|Rube Waddell||0.0241 (4th)||51.6 (3rd)||2137.2 (14th)||1897||1906||20-29||1695 (8th)||2.16 (1st)||2.17 (1st)||143 (3rd)||2.41 (40th)||7.14 (23rd)||2.96 (10th)|
That photo isn’t Rube, but our library is limited and Rube loved wrestling gators so there ya go.
Rube Waddell was a character among characters. He would occasionally leave games to go fishing, play marbles, or chase fire trucks. As I said above, he also wrestled alligators and sometimes was distracted by fans holding up puppies or shiny objects. Yes, this person actually existed and someone needs to make a biopic.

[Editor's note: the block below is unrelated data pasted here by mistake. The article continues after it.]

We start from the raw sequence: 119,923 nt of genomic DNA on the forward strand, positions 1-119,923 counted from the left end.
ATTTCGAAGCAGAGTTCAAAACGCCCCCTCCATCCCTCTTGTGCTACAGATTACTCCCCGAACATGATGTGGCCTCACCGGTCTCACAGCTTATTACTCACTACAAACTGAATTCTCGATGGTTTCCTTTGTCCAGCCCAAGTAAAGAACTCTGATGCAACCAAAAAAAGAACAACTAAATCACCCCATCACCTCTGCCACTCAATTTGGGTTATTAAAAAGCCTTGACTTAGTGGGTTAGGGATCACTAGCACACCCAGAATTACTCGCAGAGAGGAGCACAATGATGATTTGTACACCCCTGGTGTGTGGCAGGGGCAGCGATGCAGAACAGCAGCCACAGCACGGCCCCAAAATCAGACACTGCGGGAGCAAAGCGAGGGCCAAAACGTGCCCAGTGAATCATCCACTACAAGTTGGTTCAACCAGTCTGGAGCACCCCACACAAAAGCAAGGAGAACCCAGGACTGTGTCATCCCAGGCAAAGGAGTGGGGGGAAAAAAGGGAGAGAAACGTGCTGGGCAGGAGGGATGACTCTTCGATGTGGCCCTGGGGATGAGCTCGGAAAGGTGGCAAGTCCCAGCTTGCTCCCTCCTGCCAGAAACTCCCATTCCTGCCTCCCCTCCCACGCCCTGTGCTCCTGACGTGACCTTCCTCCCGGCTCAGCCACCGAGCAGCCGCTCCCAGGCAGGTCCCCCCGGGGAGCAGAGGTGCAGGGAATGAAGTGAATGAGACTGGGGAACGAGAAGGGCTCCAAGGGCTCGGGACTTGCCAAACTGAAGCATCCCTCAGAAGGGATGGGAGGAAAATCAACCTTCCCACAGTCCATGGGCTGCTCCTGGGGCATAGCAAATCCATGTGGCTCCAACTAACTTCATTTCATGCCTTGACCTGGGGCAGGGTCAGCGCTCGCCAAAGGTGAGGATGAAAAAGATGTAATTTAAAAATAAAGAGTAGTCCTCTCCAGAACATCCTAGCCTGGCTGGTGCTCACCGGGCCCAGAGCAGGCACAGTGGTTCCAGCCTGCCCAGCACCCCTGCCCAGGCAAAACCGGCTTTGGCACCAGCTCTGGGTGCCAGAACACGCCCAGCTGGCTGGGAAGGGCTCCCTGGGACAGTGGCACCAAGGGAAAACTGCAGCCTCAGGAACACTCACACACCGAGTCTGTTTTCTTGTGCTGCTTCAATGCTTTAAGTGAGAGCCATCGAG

He’s also one of the most dominant lefties ever to grace the mound.
His 7.14 SO/9 doesn’t nearly do him justice. Go back to this list and see that he stuck out batters at nearly twice the league average clip. He also led the league in strikeouts five years in a row during this period (he would make it six in his age-30 season) and won a pitching triple crown in 1905 with an eye-popping 1.48 ERA, 27 wins, and 287 strikeouts.
He ranks at or near the top of this list in ERA, FIP, ERA+, and bWAR. And, taking into account that Waddell led the league in strikeouts by more than 100 K’s in 1904, it’s not hard to argue that Waddell was actually the best strikeout pitcher of everyone on this list. If not for a certain Dodgers’ southpaw coming into prominence in recent years he’d probably hold the top spot in this ranking. But alas, we have to hand it to the lefty who just turned thirty in LA.